Cuenca has many flights daily from Quito and Guayaquil, and is a four-‐hour ride
from Vilcabamba on an excellent new highway over the Andean foothills. There’s a
$12, 3-‐hour van service three times daily from Cuenca to Loja. Cuenca itself is a
beautiful old colonial city, well worth visiting.
3. Is it better to fly to Quito or Guayaquil?
It’s your choice. All other things being about equal, we prefer Quito: the road and
flight connections are better, and it’s generally safer downtown. Quito has an interesting historic area and is nestled in a scenic green Andean valley. The altitude is 9200 ft. (2,800 meters), so we suggest taking it easy if you’re sensitive to altitude (see travel tips at #6 below). It’s a bit cooler in Quito than here, with no indoor heating – so we recommend you bring a sweater, jacket and long pants, which will be useful here as well.
4. Do I need any vaccinations or special visas to enter Ecuador?
No, a passport is all you’ll need. Entering Ecuador is easy, and immigration and
customs are typically a rapid welcome. They will issue a 90-‐day visitor visa and stamp
your passport. Since we are not in the jungle, and mosquitoes are practically unknown in this pleasant temperate climate, vaccinations are not recommended for Quito, Guayaquil or Vilcabamba.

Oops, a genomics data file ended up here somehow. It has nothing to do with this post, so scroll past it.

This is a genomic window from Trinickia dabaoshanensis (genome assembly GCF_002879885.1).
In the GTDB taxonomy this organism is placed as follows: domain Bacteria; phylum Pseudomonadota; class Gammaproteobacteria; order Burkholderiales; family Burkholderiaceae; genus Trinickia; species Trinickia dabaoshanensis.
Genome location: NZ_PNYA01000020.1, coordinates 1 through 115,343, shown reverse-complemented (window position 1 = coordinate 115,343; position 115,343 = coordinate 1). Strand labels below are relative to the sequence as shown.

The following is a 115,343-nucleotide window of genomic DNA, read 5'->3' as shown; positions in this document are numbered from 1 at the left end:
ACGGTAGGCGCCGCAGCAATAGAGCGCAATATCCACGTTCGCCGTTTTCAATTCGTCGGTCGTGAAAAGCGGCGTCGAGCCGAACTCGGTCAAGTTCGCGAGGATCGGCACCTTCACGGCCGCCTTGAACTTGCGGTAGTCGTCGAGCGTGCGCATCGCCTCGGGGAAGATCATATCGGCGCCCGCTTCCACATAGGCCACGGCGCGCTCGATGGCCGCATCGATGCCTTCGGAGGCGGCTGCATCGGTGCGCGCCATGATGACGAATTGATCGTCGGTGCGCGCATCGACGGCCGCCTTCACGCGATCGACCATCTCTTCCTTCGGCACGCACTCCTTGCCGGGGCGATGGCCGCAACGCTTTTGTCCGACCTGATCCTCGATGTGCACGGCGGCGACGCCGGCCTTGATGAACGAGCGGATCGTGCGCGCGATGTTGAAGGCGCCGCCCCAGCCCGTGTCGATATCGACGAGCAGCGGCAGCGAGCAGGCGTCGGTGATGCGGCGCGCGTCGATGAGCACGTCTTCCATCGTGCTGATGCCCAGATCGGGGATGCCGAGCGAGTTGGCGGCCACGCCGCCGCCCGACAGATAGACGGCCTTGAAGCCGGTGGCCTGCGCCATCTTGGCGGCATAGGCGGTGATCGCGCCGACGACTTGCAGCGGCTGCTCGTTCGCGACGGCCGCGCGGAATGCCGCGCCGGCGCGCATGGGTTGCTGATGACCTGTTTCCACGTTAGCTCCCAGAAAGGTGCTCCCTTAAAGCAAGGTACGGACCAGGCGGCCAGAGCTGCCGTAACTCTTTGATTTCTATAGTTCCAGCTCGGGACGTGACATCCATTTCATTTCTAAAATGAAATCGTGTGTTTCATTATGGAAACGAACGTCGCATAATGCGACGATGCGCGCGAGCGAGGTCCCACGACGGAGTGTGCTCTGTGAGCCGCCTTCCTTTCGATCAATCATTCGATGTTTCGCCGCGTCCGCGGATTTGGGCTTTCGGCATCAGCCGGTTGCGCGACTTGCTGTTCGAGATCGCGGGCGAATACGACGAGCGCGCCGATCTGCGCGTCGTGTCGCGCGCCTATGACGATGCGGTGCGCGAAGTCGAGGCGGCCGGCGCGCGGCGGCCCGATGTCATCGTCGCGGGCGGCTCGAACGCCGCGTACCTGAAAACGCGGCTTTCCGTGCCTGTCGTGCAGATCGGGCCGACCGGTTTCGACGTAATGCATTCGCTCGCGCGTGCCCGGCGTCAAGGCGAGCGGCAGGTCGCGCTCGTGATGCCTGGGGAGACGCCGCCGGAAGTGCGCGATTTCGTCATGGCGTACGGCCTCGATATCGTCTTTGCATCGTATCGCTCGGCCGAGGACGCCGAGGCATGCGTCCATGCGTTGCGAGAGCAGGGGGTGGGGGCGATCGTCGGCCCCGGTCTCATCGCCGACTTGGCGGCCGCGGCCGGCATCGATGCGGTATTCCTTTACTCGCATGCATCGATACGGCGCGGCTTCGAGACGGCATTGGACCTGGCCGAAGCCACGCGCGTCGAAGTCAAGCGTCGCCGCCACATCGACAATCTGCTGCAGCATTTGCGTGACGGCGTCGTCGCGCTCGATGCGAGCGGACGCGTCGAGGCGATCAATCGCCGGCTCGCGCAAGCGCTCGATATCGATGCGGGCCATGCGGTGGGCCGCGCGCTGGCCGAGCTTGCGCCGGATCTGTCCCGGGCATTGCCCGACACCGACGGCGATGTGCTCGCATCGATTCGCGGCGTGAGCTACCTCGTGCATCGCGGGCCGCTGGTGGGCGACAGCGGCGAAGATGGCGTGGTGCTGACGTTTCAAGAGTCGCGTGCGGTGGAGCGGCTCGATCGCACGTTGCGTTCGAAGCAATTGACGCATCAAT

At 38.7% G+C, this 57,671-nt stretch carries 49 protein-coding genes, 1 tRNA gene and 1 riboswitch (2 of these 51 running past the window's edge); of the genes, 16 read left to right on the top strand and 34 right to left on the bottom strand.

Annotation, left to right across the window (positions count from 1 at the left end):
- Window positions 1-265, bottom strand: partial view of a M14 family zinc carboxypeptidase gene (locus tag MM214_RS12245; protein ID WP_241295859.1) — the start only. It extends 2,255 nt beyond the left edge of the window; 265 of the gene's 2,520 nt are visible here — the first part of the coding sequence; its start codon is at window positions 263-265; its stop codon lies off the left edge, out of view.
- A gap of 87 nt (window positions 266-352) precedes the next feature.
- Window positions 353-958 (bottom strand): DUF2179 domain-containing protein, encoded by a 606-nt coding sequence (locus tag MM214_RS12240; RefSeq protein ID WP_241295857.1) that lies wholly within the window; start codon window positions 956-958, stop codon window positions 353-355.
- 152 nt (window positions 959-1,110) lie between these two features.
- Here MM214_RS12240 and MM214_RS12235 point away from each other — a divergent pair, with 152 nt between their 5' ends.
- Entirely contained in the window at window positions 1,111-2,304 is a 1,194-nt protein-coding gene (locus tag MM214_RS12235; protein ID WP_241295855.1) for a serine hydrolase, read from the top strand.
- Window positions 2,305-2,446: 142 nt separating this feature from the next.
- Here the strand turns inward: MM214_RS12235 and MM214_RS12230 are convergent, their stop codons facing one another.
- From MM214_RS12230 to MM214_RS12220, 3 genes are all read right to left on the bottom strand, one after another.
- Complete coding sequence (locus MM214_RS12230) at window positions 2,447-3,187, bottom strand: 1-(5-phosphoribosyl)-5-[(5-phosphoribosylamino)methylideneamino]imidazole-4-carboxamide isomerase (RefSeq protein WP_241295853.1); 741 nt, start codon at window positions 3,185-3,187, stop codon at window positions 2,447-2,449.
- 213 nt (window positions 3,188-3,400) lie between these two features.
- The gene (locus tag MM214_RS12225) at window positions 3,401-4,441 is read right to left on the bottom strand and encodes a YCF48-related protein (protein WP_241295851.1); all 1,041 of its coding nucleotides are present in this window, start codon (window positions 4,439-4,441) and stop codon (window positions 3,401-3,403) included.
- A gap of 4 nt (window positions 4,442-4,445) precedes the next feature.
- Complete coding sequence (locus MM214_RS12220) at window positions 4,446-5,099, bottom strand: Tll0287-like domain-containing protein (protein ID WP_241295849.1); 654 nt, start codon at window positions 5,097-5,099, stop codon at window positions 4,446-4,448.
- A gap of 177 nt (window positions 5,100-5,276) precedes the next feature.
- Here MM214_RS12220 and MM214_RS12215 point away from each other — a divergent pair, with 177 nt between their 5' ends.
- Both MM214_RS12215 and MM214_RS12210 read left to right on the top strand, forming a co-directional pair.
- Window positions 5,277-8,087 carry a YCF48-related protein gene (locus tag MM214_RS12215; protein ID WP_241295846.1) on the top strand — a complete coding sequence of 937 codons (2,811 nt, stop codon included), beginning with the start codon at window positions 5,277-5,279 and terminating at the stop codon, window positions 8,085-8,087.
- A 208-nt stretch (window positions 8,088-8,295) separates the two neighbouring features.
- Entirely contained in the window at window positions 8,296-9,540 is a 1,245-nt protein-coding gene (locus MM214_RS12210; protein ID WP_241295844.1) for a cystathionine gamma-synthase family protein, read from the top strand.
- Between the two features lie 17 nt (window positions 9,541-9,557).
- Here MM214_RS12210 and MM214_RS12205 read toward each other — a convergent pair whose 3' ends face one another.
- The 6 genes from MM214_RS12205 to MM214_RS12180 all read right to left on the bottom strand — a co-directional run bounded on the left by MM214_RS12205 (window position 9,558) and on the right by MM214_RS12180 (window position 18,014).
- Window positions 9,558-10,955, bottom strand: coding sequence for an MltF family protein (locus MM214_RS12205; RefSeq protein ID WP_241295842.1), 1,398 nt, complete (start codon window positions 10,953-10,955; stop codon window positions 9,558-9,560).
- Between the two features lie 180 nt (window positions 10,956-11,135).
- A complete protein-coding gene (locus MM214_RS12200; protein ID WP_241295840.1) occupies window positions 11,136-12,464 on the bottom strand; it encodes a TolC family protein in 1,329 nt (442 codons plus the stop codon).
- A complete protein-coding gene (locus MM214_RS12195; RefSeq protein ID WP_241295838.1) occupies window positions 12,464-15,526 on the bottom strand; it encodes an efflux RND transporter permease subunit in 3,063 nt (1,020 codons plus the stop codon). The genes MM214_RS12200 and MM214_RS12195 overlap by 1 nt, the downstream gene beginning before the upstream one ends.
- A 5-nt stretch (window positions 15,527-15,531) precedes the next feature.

5. What should I pack to bring with me?
Dress is casual for almost everyone in Vilcabamba. We recommend you bring lightweight, long pants and walking shoes for during the day; a sweater, jacket, flashlight and warmer pants for evenings. You will need the usual toiletries, health products, and any snacks you may wish to enjoy after our restaurant is closed.
Life is simple here, so it is not necessary to bring an exhaustive wardrobe. We provide laundry service at the hotel.
Here’s a suggested packing list:
Light sweater, jacket or sweatshirt for cooler evenings/mornings
Shoes suitable for walking/hiking
Insect repellent. We have natural locally made repellent here for purchase.
Flashlights & cameras. Flashlights for walking at night are a great idea. (The sun sets every evening at around 7pm)
Umbrella or rain poncho
Binoculars (you can consider these mandatory if you’re excited about bird
watching and spotting wildlife)